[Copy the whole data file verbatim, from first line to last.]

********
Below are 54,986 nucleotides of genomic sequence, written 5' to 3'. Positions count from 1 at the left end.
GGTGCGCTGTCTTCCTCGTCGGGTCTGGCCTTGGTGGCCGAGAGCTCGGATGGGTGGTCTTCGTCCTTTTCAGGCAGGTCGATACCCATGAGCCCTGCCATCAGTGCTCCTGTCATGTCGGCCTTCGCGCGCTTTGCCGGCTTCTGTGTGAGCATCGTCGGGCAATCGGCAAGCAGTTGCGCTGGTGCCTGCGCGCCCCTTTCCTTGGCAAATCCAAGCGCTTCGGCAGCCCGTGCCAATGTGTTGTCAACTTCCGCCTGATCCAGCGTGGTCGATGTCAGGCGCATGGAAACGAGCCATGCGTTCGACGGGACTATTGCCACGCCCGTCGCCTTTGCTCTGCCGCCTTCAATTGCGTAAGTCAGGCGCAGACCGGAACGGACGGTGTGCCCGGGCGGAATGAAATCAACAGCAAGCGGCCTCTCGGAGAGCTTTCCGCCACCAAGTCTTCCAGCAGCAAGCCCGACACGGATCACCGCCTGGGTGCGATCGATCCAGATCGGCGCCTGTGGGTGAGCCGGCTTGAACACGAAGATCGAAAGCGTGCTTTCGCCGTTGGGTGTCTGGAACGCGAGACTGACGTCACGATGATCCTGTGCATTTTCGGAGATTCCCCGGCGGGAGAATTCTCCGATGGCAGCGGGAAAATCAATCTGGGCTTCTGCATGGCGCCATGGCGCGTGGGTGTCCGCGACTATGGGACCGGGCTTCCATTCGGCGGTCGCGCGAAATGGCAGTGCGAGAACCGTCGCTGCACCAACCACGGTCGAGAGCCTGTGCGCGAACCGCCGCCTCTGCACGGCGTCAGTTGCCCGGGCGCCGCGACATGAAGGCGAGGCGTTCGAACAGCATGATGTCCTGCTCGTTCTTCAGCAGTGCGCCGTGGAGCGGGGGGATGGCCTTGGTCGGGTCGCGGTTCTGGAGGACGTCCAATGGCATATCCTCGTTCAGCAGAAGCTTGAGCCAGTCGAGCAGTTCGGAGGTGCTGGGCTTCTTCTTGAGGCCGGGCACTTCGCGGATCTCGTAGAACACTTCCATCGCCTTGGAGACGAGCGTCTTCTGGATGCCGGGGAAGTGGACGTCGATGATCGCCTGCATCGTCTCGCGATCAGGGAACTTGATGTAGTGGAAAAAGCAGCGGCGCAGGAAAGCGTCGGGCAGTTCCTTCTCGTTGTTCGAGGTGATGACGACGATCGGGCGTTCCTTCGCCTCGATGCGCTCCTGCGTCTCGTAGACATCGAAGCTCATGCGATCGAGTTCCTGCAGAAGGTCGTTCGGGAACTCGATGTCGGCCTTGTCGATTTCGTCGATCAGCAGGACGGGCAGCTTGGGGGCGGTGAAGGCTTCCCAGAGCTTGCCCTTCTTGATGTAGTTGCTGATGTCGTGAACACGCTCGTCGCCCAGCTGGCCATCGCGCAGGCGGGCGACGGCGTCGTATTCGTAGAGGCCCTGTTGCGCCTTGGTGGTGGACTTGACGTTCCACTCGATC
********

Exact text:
Below are 54,986 nucleotides of genomic sequence, written 5' to 3'. Positions count from 1 at the left end.
GGTGCGCTGTCTTCCTCGTCGGGTCTGGCCTTGGTGGCCGAGAGCTCGGATGGGTGGTCTTCGTCCTTTTCAGGCAGGTCGATACCCATGAGCCCTGCCATCAGTGCTCCTGTCATGTCGGCCTTCGCGCGCTTTGCCGGCTTCTGTGTGAGCATCGTCGGGCAATCGGCAAGCAGTTGCGCTGGTGCCTGCGCGCCCCTTTCCTTGGCAAATCCAAGCGCTTCGGCAGCCCGTGCCAATGTGTTGTCAACTTCCGCCTGATCCAGCGTGGTCGATGTCAGGCGCATGGAAACGAGCCATGCGTTCGACGGGACTATTGCCACGCCCGTCGCCTTTGCTCTGCCGCCTTCAATTGCGTAAGTCAGGCGCAGACCGGAACGGACGGTGTGCCCGGGCGGAATGAAATCAACAGCAAGCGGCCTCTCGGAGAGCTTTCCGCCACCAAGTCTTCCAGCAGCAAGCCCGACACGGATCACCGCCTGGGTGCGATCGATCCAGATCGGCGCCTGTGGGTGAGCCGGCTTGAACACGAAGATCGAAAGCGTGCTTTCGCCGTTGGGTGTCTGGAACGCGAGACTGACGTCACGATGATCCTGTGCATTTTCGGAGATTCCCCGGCGGGAGAATTCTCCGATGGCAGCGGGAAAATCAATCTGGGCTTCTGCATGGCGCCATGGCGCGTGGGTGTCCGCGACTATGGGACCGGGCTTCCATTCGGCGGTCGCGCGAAATGGCAGTGCGAGAACCGTCGCTGCACCAACCACGGTCGAGAGCCTGTGCGCGAACCGCCGCCTCTGCACGGCGTCAGTTGCCCGGGCGCCGCGACATGAAGGCGAGGCGTTCGAACAGCATGATGTCCTGCTCGTTCTTCAGCAGTGCGCCGTGGAGCGGGGGGATGGCCTTGGTCGGGTCGCGGTTCTGGAGGACGTCCAATGGCATATCCTCGTTCAGCAGAAGCTTGAGCCAGTCGAGCAGTTCGGAGGTGCTGGGCTTCTTCTTGAGGCCGGGCACTTCGCGGATCTCGTAGAACACTTCCATCGCCTTGGAGACGAGCGTCTTCTGGATGCCGGGGAAGTGGACGTCGATGATCGCCTGCATCGTCTCGCGATCAGGGAACTTGATGTAGTGGAAAAAGCAGCGGCGCAGGAAAGCGTCGGGCAGTTCCTTCTCGTTGTTCGAGGTGATGACGACGATCGGGCGTTCCTTCGCCTCGATGCGCTCCTGCGTCTCGTAGACATCGAAGCTCATGCGATCGAGTTCCTGCAGAAGGTCGTTCGGGAACTCGATGTCGGCCTTGTCGATTTCGTCGATCAGCAGGACGGGCAGCTTGGGGGCGGTGAAGGCTTCCCAGAGCTTGCCCTTCTTGATGTAGTTGCTGATGTCGTGAACACGCTCGTCGCCCAGCTGGCCATCGCGCAGGCGGGCGACGGCGTCGTATTCGTAGAGGCCCTGTTGCGCCTTGGTGGTGGACTTGACGTTCCACTCGATC